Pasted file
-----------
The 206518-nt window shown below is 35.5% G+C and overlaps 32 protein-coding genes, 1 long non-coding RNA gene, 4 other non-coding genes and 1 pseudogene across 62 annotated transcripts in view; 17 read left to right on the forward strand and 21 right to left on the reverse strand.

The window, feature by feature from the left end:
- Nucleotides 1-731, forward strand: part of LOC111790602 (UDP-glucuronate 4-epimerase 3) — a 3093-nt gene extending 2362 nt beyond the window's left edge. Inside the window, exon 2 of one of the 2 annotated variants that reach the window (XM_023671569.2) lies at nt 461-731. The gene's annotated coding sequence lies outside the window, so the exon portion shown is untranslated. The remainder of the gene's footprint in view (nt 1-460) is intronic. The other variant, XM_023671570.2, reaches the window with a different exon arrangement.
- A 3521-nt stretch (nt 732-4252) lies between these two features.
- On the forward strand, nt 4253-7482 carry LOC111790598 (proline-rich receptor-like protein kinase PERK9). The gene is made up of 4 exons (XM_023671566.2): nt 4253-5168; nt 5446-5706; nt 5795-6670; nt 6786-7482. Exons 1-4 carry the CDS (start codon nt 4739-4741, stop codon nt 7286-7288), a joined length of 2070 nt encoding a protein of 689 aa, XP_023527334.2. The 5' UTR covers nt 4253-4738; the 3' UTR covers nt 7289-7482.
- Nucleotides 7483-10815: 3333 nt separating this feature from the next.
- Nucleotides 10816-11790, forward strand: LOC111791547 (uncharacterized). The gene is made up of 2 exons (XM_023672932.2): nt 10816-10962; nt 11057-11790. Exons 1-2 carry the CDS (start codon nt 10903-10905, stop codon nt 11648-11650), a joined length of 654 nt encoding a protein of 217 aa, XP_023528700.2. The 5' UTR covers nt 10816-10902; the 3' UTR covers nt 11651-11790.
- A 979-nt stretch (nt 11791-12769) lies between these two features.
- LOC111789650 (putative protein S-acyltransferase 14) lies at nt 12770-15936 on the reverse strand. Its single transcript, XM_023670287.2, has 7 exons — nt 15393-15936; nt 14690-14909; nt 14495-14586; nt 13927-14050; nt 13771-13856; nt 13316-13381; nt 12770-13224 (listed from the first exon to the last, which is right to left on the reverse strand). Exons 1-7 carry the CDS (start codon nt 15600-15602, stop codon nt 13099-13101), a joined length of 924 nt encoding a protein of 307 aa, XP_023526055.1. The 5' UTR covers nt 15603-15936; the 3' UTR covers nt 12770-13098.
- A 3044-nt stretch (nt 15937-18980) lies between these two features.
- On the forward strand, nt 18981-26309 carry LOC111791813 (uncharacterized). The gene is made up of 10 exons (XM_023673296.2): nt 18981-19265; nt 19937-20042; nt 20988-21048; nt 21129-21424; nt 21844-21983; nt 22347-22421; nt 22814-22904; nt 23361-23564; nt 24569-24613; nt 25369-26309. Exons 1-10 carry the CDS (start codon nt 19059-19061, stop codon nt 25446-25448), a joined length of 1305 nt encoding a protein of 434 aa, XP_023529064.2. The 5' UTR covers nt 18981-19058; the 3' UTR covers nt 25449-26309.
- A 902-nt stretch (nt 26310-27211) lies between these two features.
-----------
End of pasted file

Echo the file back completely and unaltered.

The 206518-nt window shown below is 35.5% G+C and overlaps 32 protein-coding genes, 1 long non-coding RNA gene, 4 other non-coding genes and 1 pseudogene across 62 annotated transcripts in view; 17 read left to right on the forward strand and 21 right to left on the reverse strand.

The window, feature by feature from the left end:
- Nucleotides 1-731, forward strand: part of LOC111790602 (UDP-glucuronate 4-epimerase 3) — a 3093-nt gene extending 2362 nt beyond the window's left edge. Inside the window, exon 2 of one of the 2 annotated variants that reach the window (XM_023671569.2) lies at nt 461-731. The gene's annotated coding sequence lies outside the window, so the exon portion shown is untranslated. The remainder of the gene's footprint in view (nt 1-460) is intronic. The other variant, XM_023671570.2, reaches the window with a different exon arrangement.
- A 3521-nt stretch (nt 732-4252) lies between these two features.
- On the forward strand, nt 4253-7482 carry LOC111790598 (proline-rich receptor-like protein kinase PERK9). The gene is made up of 4 exons (XM_023671566.2): nt 4253-5168; nt 5446-5706; nt 5795-6670; nt 6786-7482. Exons 1-4 carry the CDS (start codon nt 4739-4741, stop codon nt 7286-7288), a joined length of 2070 nt encoding a protein of 689 aa, XP_023527334.2. The 5' UTR covers nt 4253-4738; the 3' UTR covers nt 7289-7482.
- Nucleotides 7483-10815: 3333 nt separating this feature from the next.
- Nucleotides 10816-11790, forward strand: LOC111791547 (uncharacterized). The gene is made up of 2 exons (XM_023672932.2): nt 10816-10962; nt 11057-11790. Exons 1-2 carry the CDS (start codon nt 10903-10905, stop codon nt 11648-11650), a joined length of 654 nt encoding a protein of 217 aa, XP_023528700.2. The 5' UTR covers nt 10816-10902; the 3' UTR covers nt 11651-11790.
- A 979-nt stretch (nt 11791-12769) lies between these two features.
- LOC111789650 (putative protein S-acyltransferase 14) lies at nt 12770-15936 on the reverse strand. Its single transcript, XM_023670287.2, has 7 exons — nt 15393-15936; nt 14690-14909; nt 14495-14586; nt 13927-14050; nt 13771-13856; nt 13316-13381; nt 12770-13224 (listed from the first exon to the last, which is right to left on the reverse strand). Exons 1-7 carry the CDS (start codon nt 15600-15602, stop codon nt 13099-13101), a joined length of 924 nt encoding a protein of 307 aa, XP_023526055.1. The 5' UTR covers nt 15603-15936; the 3' UTR covers nt 12770-13098.
- A 3044-nt stretch (nt 15937-18980) lies between these two features.
- On the forward strand, nt 18981-26309 carry LOC111791813 (uncharacterized). The gene is made up of 10 exons (XM_023673296.2): nt 18981-19265; nt 19937-20042; nt 20988-21048; nt 21129-21424; nt 21844-21983; nt 22347-22421; nt 22814-22904; nt 23361-23564; nt 24569-24613; nt 25369-26309. Exons 1-10 carry the CDS (start codon nt 19059-19061, stop codon nt 25446-25448), a joined length of 1305 nt encoding a protein of 434 aa, XP_023529064.2. The 5' UTR covers nt 18981-19058; the 3' UTR covers nt 25449-26309.
- A 902-nt stretch (nt 26310-27211) lies between these two features.